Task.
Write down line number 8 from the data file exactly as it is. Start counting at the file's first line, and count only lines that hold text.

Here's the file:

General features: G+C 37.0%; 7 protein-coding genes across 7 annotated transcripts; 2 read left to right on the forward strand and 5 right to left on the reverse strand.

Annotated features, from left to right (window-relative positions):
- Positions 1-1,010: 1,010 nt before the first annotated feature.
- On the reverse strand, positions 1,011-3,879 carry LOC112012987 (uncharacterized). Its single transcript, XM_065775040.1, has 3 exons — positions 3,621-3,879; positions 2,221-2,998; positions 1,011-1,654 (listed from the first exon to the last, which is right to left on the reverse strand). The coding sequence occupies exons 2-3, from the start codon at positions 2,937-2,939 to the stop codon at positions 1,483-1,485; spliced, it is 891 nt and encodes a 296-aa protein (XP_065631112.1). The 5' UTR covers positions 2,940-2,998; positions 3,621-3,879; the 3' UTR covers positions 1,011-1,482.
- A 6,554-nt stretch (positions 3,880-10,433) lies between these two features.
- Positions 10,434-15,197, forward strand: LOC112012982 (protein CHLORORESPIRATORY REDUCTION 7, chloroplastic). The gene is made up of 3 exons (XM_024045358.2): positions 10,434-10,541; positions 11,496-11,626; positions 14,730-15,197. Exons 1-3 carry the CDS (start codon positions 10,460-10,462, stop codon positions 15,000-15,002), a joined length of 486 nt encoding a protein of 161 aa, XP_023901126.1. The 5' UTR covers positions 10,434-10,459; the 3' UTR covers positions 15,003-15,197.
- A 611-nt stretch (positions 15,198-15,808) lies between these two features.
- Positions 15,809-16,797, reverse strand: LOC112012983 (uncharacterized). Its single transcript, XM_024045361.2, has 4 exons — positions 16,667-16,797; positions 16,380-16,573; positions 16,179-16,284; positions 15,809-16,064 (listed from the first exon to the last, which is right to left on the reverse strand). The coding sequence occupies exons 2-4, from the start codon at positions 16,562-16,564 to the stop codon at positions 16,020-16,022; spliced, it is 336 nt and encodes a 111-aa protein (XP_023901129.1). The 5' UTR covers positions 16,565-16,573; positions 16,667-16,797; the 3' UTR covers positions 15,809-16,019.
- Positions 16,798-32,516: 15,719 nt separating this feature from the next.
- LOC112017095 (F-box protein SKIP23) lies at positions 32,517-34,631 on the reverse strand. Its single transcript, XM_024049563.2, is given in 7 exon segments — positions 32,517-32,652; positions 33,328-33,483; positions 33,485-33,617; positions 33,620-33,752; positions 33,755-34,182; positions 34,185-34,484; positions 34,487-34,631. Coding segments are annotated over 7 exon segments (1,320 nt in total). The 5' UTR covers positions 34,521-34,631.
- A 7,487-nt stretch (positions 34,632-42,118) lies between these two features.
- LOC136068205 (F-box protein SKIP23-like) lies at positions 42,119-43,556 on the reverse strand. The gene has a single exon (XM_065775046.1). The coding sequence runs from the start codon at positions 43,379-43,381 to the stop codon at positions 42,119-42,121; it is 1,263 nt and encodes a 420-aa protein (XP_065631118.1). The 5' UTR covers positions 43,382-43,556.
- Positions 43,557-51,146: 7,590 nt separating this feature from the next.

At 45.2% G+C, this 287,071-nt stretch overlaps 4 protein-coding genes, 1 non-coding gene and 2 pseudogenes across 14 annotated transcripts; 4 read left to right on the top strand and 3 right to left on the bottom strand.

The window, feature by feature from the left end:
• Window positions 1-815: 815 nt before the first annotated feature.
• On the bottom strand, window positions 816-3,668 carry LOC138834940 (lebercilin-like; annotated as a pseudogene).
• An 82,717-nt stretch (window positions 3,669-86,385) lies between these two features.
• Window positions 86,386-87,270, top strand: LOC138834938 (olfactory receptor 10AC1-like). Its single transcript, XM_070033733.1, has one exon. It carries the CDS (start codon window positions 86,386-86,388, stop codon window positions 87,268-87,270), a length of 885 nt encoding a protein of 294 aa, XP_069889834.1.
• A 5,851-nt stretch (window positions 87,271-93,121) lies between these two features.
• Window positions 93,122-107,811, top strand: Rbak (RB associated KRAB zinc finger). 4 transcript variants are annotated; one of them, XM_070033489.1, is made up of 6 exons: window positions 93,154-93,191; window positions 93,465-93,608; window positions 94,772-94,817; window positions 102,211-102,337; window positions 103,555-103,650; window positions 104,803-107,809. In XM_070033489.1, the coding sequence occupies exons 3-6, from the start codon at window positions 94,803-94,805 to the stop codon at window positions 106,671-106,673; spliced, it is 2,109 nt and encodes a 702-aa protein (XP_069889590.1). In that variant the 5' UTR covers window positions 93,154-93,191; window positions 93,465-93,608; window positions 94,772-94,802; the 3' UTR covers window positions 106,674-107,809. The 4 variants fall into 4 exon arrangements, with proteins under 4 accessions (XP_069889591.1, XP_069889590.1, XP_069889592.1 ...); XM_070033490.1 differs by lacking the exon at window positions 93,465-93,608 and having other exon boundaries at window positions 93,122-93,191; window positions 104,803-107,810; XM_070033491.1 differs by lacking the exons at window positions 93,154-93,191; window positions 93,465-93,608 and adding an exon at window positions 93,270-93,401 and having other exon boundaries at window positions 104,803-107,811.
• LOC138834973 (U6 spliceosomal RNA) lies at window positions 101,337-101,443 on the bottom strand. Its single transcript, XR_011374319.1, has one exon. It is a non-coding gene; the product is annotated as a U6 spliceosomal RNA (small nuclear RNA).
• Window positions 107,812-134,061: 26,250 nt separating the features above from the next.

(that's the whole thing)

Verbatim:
- Positions 15,809-16,797, reverse strand: LOC112012983 (uncharacterized). Its single transcript, XM_024045361.2, has 4 exons — positions 16,667-16,797; positions 16,380-16,573; positions 16,179-16,284; positions 15,809-16,064 (listed from the first exon to the last, which is right to left on the reverse strand). The coding sequence occupies exons 2-4, from the start codon at positions 16,562-16,564 to the stop codon at positions 16,020-16,022; spliced, it is 336 nt and encodes a 111-aa protein (XP_023901129.1). The 5' UTR covers positions 16,565-16,573; positions 16,667-16,797; the 3' UTR covers positions 15,809-16,019.